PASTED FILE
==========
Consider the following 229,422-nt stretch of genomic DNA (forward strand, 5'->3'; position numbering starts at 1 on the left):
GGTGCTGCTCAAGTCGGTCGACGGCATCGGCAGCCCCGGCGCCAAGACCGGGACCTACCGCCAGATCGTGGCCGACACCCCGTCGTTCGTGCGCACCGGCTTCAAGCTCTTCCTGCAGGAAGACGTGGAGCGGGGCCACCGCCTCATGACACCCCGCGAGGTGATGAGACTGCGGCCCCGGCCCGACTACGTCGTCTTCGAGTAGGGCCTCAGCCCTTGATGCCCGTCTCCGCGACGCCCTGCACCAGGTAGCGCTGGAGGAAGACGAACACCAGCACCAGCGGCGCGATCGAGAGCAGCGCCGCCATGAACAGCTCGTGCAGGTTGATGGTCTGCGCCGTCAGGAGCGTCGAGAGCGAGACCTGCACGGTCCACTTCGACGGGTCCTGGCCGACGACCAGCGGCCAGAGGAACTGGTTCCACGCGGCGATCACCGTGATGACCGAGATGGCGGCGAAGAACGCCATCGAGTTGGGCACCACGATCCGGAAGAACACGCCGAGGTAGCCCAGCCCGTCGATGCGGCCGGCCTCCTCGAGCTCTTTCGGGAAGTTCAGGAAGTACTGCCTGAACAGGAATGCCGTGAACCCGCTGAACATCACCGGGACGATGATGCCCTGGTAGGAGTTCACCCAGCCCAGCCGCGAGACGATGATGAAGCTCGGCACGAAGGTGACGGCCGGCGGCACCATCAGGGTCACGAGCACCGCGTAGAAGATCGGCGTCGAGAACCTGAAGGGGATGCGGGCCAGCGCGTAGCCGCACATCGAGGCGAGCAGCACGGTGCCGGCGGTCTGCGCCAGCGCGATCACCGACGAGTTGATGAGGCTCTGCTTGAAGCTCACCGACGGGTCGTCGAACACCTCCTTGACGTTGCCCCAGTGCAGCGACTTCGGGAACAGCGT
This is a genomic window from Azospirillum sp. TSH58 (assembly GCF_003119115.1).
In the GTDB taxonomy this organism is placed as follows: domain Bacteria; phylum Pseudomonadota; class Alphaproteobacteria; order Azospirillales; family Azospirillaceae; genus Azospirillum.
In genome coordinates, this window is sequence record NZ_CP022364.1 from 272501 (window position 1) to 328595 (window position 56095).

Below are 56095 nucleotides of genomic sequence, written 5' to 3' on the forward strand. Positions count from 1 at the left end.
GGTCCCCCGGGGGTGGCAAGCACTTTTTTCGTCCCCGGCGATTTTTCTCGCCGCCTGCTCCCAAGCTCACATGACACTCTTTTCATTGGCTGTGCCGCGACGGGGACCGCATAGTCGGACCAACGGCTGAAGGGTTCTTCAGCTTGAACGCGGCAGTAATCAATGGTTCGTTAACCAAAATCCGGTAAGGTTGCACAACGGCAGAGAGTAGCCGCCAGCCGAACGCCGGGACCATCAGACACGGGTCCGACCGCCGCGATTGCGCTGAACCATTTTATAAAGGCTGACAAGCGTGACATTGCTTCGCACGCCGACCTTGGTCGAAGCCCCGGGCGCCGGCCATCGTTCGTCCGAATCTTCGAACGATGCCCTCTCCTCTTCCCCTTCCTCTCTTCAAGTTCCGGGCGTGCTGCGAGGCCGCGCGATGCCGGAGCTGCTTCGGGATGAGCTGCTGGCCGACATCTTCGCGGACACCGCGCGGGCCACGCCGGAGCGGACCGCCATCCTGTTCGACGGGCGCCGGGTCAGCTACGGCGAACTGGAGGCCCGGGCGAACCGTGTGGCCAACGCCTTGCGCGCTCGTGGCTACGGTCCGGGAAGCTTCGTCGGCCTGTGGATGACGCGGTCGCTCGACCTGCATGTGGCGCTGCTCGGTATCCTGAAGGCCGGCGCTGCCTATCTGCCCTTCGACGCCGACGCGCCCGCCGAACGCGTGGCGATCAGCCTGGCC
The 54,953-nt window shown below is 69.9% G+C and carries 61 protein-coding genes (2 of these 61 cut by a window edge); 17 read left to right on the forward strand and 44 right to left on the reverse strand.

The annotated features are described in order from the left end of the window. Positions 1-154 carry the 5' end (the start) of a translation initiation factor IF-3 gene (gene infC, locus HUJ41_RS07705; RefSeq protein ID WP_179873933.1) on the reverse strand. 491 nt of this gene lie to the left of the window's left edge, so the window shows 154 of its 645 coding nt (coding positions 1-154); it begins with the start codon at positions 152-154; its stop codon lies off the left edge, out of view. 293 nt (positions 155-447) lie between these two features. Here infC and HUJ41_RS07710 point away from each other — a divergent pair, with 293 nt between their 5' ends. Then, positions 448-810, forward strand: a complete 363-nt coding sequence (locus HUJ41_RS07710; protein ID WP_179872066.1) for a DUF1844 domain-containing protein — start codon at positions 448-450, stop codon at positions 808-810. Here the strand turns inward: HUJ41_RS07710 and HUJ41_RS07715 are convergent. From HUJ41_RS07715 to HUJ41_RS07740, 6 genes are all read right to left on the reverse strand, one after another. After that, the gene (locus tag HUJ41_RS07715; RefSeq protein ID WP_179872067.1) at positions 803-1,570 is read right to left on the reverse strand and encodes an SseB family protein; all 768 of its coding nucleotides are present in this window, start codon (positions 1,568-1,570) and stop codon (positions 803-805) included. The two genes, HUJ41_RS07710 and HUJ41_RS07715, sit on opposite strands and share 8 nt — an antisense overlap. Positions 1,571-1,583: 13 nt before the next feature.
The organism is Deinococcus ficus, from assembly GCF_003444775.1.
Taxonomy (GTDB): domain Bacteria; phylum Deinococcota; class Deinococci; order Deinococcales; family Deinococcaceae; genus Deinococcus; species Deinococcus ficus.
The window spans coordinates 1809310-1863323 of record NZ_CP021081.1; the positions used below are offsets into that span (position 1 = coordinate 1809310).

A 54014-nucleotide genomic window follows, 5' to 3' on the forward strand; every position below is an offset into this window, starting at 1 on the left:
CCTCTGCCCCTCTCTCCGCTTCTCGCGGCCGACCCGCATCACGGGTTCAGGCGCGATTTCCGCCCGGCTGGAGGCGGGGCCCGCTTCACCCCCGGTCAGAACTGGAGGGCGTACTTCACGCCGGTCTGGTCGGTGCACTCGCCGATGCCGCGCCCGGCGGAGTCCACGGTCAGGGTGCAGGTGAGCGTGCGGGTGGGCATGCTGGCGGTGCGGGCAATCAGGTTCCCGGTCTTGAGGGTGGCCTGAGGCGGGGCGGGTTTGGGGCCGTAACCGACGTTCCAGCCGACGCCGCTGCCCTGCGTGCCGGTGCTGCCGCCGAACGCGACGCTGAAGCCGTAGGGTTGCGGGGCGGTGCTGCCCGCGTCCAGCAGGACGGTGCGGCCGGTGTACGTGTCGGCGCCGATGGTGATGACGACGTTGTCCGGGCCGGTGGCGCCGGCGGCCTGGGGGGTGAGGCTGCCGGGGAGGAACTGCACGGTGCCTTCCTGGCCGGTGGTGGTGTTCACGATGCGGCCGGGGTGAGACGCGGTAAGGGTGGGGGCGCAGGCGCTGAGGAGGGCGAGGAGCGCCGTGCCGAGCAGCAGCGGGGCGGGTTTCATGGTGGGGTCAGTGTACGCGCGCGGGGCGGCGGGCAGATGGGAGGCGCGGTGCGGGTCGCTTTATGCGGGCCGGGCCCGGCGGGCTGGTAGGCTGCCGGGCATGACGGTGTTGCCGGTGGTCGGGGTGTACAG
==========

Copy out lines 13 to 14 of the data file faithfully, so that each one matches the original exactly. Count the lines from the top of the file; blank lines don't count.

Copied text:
A 54014-nucleotide genomic window follows, 5' to 3' on the forward strand; every position below is an offset into this window, starting at 1 on the left:
CCTCTGCCCCTCTCTCCGCTTCTCGCGGCCGACCCGCATCACGGGTTCAGGCGCGATTTCCGCCCGGCTGGAGGCGGGGCCCGCTTCACCCCCGGTCAGAACTGGAGGGCGTACTTCACGCCGGTCTGGTCGGTGCACTCGCCGATGCCGCGCCCGGCGGAGTCCACGGTCAGGGTGCAGGTGAGCGTGCGGGTGGGCATGCTGGCGGTGCGGGCAATCAGGTTCCCGGTCTTGAGGGTGGCCTGAGGCGGGGCGGGTTTGGGGCCGTAACCGACGTTCCAGCCGACGCCGCTGCCCTGCGTGCCGGTGCTGCCGCCGAACGCGACGCTGAAGCCGTAGGGTTGCGGGGCGGTGCTGCCCGCGTCCAGCAGGACGGTGCGGCCGGTGTACGTGTCGGCGCCGATGGTGATGACGACGTTGTCCGGGCCGGTGGCGCCGGCGGCCTGGGGGGTGAGGCTGCCGGGGAGGAACTGCACGGTGCCTTCCTGGCCGGTGGTGGTGTTCACGATGCGGCCGGGGTGAGACGCGGTAAGGGTGGGGGCGCAGGCGCTGAGGAGGGCGAGGAGCGCCGTGCCGAGCAGCAGCGGGGCGGGTTTCATGGTGGGGTCAGTGTACGCGCGCGGGGCGGCGGGCAGATGGGAGGCGCGGTGCGGGTCGCTTTATGCGGGCCGGGCCCGGCGGGCTGGTAGGCTGCCGGGCATGACGGTGTTGCCGGTGGTCGGGGTGTACAG